(b) advising the Executive Agent for Safeguarding Classified Information on Computer Networks and the Insider Threat Task Force on the development of an effective program to monitor compliance with established policies and standards needed to achieve classified information sharing and safeguarding goals; and

(c) consulting with the Departments of State, Defense, and Homeland Security, the ISOO, the Office of the Director of National Intelligence, and others, as appropriate, to ensure consistency with policies and standards under Executive Order 13526 of December 29, 2009, Executive Order 12829 of January 6, 1993, as amended, Executive Order 13549 of August 18, 2010, and Executive Order 13556 of November 4, 2010.

Sec. 5. Executive Agent for Safeguarding Classified Information on Computer Networks.

Sec. 5.1. The Secretary of Defense and the Director, National Security Agency, shall jointly act as the Executive Agent for Safeguarding Classified Information on Computer Networks (the "Executive Agent"), exercising the existing authorities of the Executive Agent and National Manager for national security systems, respectively, under National Security Directive/NSD-42 of July 5, 1990, as supplemented by and subject to this order.

Sec. 5.2. The Executive Agent's responsibilities, in addition to those specified by NSD-42, shall include the following:

(a) developing effective technical safeguarding policies and standards in coordination with the Committee on National Security Systems (CNSS), as re-designated by Executive Orders 13286 of February 28, 2003, and 13231 of October 16, 2001, that address the safeguarding of classified information within national security systems, as well as the safeguarding of national security systems themselves;

(b) referring to the Steering Committee for resolution any unresolved issues delaying the Executive Agent's timely development and issuance of technical policies and standards;

(c) reporting at least annually to the Steering Committee on the work of CNSS, including recommendations for any changes needed to improve the timeliness and effectiveness of that work; and

(d) conducting independent assessments of agency compliance with established safeguarding policies and standards, and reporting the results of such assessments to the Steering Committee.

Sec. 6. Insider Threat Task Force.

Sec. 6.1. There is established an interagency Insider Threat Task Force that shall develop a Government-wide program (insider threat program) for deterring, detecting, and mitigating insider threats, including the safeguarding of classified information from exploitation, compromise, or other unauthorized disclosure, taking into account risk levels, as well as the distinct needs, missions, and systems of individual agencies. This program shall include development of policies, objectives, and priorities for establishing and integrating security, counterintelligence, user audits and monitoring, and other safeguarding capabilities and practices within agencies.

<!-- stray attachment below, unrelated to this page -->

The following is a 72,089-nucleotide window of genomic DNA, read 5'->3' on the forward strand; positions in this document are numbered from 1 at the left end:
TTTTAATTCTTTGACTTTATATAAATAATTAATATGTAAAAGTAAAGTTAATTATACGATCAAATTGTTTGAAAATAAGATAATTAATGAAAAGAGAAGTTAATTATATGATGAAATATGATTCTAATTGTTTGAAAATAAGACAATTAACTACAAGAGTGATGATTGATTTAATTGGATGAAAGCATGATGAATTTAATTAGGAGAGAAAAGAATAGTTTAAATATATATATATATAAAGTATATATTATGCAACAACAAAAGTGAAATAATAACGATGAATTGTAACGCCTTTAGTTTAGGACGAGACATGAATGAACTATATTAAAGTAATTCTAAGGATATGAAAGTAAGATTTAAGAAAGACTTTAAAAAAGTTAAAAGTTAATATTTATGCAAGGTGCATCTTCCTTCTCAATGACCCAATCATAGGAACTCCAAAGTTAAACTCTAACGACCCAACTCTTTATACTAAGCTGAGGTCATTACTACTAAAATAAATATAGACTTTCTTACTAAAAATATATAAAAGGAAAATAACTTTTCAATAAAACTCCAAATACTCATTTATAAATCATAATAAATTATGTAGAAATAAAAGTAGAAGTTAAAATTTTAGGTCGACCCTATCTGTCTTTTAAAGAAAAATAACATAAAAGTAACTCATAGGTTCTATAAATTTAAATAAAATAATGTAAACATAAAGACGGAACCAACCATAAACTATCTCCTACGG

Sec. 6.2. The Task Force shall be co-chaired by the Attorney General and the Director of National Intelligence, or their designees. Membership on the Task Force shall be composed of officers of the United States from, and designated by the heads of, the Departments of State, Defense, Justice, Energy, and Homeland Security, the Office of the Director of National Intelligence, the Central Intelligence Agency, and the ISOO, as well as such additional agencies as the co-chairs of the Task Force may designate. It shall be staffed by personnel from the Federal Bureau of Investigation and the Office of the National Counterintelligence Executive (ONCIX), and other agencies, as determined by the co-chairs for their respective agencies and to the extent permitted by law. Such personnel must be officers or full-time or permanent part-time employees of the United States. To the extent permitted by law, ONCIX shall provide an appropriate work site and administrative support for the Task Force.

Sec. 6.3. The Task Force's responsibilities shall include the following:

(a) developing, in coordination with the Executive Agent, a Government-wide policy for the deterrence, detection, and mitigation of insider threats, which shall be submitted to the Steering Committee for appropriate review;

(b) in coordination with appropriate agencies, developing minimum standards and guidance for implementation of the insider threat program's Government-wide policy and, within 1 year of the date of this order, issuing those minimum standards and guidance, which shall be binding on the executive branch;

(c) if sufficient appropriations or authorizations are obtained, continuing in coordination with appropriate agencies after 1 year from the date of this order to add to or modify those minimum standards and guidance, as appropriate;

(d) if sufficient appropriations or authorizations are not obtained, recommending for promulgation by the Office of Management and Budget or the ISOO any additional or modified minimum standards and guidance developed more than 1 year after the date of this order;

(e) referring to the Steering Committee for resolution any unresolved issues delaying the timely development and issuance of minimum standards;

(f) conducting, in accordance with procedures to be developed by the Task Force, independent assessments of the adequacy of agency programs to implement established policies and minimum standards, and reporting the results of such assessments to the Steering Committee;

(g) providing assistance to agencies, as requested, including through the dissemination of best practices; and

(h) providing analysis of new and continuing insider threat challenges facing the United States Government.

Sec. 7. General Provisions. (a) For the purposes of this order, the word "agencies" shall have the meaning set forth in section 6.1(b) of Executive Order 13526 of December 29, 2009.